For example, you might say “Looks like you put some good work into this, thanks! However, we’re actually going in the direction of removing the FooWidget system that you’re modifying here, and so we don’t want to make any new modifications to it right now. How about instead you refactor our new BarWidget class?”
Note that not only did the reviewer reject the current CL and provide an alternative suggestion, but they did it courteously. This kind of courtesy is important because we want to show that we respect each other as developers even when we disagree.
If you get more than a few CLs that represent changes you don’t want to make, you should consider re-working your team’s development process or the posted process for external contributors so that there is more communication before CLs are written. It’s better to tell people “no” before they’ve done a ton of work that now has to be thrown away or drastically re-written.
Find the file or files that are the “main” part of this CL. Often, there is one file that has the largest number of logical changes, and it’s the major piece of the CL. Look at these major parts first. This helps give context to all of the smaller parts of the CL, and generally accelerates doing the code review. If the CL is too large for you to figure out which parts are the major parts, ask the developer what you should look at first, or ask them to split up the CL into multiple CLs.
If you see some major design problems with this part of the CL, you should send those comments immediately, even if you don’t have time to review the rest of the CL right now. In fact, reviewing the rest of the CL might be a waste of time, because if the design problems are significant enough, a lot of the other code under review is going to disappear and not matter anyway.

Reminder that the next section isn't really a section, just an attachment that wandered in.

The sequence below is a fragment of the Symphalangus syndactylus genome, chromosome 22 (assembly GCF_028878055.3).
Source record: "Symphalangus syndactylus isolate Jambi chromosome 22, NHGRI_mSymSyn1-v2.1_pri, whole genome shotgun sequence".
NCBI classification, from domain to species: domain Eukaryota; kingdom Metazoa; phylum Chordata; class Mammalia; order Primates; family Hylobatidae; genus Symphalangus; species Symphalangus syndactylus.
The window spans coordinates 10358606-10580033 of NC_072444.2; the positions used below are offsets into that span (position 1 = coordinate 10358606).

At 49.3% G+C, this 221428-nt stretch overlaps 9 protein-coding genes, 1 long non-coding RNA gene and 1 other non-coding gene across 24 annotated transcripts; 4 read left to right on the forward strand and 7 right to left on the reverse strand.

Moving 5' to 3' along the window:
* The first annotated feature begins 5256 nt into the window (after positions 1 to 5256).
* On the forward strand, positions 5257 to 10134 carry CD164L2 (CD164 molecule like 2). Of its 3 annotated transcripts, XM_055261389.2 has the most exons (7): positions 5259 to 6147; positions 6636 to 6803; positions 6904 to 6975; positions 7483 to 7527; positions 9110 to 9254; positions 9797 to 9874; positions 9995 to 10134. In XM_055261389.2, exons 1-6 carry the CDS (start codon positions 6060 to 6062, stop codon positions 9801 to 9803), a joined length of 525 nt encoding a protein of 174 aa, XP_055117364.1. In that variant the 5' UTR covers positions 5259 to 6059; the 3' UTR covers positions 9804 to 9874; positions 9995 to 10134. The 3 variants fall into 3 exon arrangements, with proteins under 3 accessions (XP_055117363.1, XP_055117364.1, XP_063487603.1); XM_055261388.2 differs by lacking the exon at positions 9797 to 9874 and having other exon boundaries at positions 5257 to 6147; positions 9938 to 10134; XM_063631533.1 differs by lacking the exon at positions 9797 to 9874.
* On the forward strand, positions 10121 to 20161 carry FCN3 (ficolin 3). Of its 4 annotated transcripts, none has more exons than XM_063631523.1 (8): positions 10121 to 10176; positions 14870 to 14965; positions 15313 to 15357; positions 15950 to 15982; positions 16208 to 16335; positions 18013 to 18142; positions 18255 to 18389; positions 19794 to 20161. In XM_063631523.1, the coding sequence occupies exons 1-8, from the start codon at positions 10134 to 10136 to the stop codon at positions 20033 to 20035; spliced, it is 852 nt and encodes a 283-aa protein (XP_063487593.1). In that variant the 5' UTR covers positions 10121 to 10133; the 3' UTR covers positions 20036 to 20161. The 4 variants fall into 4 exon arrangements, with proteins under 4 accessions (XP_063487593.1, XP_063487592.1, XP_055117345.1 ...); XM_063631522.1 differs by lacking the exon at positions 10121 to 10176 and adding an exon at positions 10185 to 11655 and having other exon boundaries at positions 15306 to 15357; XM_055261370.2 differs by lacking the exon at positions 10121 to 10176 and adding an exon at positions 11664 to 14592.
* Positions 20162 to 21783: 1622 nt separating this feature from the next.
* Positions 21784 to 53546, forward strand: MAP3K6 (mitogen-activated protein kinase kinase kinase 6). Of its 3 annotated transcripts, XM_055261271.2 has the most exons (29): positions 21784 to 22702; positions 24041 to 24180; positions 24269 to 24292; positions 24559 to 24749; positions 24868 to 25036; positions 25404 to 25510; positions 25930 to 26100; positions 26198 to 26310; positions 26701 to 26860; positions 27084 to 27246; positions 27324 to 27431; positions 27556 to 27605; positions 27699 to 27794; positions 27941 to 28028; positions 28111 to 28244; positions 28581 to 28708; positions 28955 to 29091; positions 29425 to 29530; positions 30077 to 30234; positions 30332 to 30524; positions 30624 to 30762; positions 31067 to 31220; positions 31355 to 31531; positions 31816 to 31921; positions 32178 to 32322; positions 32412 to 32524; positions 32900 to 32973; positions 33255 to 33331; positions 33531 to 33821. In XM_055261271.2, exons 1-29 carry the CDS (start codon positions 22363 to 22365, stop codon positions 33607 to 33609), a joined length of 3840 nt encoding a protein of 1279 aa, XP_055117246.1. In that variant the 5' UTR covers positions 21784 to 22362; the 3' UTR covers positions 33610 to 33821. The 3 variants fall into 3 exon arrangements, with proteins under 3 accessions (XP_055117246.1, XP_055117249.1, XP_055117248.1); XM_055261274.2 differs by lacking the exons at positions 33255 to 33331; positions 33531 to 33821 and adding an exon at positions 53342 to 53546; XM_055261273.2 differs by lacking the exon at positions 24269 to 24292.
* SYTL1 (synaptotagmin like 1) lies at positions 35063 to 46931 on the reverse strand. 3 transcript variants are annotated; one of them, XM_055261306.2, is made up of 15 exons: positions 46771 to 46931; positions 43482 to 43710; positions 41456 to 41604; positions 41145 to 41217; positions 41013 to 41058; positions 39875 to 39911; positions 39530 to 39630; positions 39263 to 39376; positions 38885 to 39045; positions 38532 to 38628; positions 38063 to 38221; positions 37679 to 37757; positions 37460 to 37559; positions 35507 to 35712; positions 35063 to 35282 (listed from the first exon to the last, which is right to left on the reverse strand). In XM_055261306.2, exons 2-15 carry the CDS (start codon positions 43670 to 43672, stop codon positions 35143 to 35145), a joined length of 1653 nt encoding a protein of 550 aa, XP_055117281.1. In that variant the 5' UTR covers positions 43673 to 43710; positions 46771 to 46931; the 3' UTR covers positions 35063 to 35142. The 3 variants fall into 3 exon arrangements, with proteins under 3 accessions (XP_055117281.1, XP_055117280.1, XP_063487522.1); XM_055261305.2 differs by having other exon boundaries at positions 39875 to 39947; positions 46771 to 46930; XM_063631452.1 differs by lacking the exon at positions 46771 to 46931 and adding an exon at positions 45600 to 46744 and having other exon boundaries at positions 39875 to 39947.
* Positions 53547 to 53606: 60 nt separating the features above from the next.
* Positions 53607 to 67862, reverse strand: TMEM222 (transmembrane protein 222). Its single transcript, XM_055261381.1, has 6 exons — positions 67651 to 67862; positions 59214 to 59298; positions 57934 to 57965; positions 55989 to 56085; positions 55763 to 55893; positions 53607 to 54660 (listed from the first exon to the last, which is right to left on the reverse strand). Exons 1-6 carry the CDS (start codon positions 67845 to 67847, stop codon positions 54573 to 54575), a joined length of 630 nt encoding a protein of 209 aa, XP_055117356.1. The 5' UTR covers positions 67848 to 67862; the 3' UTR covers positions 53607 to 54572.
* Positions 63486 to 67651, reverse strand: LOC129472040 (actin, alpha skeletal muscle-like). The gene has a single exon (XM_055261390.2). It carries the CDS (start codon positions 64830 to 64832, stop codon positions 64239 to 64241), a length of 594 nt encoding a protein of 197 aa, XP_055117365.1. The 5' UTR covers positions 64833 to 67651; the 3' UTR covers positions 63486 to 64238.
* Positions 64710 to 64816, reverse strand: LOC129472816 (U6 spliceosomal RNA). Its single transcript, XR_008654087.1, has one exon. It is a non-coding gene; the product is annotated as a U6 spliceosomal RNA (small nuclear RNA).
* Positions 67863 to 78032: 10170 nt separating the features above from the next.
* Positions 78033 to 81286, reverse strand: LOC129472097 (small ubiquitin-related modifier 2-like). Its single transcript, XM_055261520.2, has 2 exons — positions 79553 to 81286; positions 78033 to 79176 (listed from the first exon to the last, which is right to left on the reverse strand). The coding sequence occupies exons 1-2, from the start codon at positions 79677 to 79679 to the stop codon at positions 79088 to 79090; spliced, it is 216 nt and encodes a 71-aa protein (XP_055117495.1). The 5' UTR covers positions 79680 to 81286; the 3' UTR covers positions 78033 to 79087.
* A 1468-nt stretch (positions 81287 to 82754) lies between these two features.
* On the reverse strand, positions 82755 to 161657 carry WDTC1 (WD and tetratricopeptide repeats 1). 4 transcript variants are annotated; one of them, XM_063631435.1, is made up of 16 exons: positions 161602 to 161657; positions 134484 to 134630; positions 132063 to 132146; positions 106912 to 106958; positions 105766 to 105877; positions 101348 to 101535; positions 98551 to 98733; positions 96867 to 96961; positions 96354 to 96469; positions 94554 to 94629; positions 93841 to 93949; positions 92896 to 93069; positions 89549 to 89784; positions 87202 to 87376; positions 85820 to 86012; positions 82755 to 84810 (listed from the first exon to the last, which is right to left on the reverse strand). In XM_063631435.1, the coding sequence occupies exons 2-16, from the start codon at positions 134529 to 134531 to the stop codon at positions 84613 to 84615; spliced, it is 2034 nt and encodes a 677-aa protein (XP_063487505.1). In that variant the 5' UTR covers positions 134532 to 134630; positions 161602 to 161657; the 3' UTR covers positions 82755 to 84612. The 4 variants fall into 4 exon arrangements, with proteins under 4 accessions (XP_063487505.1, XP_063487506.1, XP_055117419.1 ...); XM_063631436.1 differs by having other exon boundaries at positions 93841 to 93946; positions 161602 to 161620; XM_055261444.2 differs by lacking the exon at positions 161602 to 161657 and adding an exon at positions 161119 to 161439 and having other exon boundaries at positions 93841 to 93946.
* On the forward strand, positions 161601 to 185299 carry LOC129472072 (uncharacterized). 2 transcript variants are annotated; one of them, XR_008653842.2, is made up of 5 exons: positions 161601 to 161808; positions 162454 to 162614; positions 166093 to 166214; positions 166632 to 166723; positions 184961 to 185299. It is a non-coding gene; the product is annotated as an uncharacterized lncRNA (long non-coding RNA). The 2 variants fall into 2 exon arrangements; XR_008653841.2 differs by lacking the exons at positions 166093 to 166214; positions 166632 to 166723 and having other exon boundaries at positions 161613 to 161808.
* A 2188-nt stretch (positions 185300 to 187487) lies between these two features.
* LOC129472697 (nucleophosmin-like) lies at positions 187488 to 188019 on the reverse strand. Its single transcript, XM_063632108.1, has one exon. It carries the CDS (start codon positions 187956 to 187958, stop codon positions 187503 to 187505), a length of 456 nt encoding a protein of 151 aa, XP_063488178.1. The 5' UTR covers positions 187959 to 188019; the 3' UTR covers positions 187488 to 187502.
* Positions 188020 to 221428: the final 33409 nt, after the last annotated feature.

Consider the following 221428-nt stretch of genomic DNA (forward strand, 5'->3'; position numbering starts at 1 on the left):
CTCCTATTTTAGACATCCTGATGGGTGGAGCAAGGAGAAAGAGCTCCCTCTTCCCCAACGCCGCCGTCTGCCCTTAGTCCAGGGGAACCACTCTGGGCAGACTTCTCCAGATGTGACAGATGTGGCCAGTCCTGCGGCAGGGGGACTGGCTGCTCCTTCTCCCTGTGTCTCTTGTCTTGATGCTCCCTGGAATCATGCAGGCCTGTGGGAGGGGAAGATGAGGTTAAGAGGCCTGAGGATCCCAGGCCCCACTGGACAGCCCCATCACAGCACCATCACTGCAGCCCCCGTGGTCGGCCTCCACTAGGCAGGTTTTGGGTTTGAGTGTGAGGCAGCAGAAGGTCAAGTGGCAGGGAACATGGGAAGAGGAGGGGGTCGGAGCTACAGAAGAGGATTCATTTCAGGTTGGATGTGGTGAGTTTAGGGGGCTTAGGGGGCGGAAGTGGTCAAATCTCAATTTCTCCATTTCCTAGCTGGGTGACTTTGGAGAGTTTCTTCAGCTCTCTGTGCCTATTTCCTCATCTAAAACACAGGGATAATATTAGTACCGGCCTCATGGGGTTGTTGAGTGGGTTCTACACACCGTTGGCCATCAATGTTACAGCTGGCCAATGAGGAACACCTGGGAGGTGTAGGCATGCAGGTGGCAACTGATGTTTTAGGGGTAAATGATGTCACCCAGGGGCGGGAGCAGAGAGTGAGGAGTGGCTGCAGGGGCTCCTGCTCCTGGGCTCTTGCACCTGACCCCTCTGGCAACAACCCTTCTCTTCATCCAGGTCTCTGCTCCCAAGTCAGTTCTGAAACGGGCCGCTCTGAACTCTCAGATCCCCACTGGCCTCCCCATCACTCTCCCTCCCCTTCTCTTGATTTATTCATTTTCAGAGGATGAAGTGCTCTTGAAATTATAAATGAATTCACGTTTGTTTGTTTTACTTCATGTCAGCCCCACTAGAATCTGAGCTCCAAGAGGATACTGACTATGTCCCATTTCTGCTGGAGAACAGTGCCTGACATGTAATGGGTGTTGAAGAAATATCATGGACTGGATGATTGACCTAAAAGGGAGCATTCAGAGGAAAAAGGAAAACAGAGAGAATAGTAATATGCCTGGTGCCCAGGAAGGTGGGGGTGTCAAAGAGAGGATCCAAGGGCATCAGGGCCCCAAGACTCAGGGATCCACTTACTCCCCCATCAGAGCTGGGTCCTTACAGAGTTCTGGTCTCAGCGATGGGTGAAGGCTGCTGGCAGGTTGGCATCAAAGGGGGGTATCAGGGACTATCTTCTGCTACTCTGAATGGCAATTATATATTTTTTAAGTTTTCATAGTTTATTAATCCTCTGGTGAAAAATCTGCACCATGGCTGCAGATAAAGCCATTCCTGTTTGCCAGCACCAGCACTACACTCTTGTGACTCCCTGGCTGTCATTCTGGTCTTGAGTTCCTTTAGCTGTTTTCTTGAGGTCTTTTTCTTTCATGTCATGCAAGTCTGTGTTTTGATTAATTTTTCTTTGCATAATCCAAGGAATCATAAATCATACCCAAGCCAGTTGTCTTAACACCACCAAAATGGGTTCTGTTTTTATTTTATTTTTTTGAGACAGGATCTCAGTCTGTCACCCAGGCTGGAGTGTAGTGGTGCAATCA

There are two major reasons it’s so important to send these major design comments out immediately:
Once you’ve confirmed there are no major design problems with the CL as a whole, try to figure out a logical sequence to look through the files while also making sure you don’t miss reviewing any file. Usually after you’ve looked through the major files, it’s simplest to just go through each file in the order that the code review tool presents them to you. Sometimes it’s also helpful to read the tests first before you read the main code, because then you have an idea of what the change is supposed to be doing.
At Google, we optimize for the speed at which a team of developers can produce a product together, as opposed to optimizing for the speed at which an individual developer can write code. The speed of individual development is important, it’s just not as important as the velocity of the entire team.
When code reviews are slow, several things happen:
If you are not in the middle of a focused task, you should do a code review shortly after it comes in.
One business day is the maximum time it should take to respond to a code review request (i.e. first thing the next morning).
Following these guidelines means that a typical CL should get multiple rounds of review (if needed) within a single day.
There is one time where the consideration of personal velocity trumps team velocity.
If you are in the middle of a focused task, such as writing code, don’t interrupt yourself to do a code review.
Research has shown that it can take a long time for a developer to get back into a smooth flow of development after being interrupted. So interrupting yourself while coding is actually more expensive to the team than making another developer wait a bit for a code review.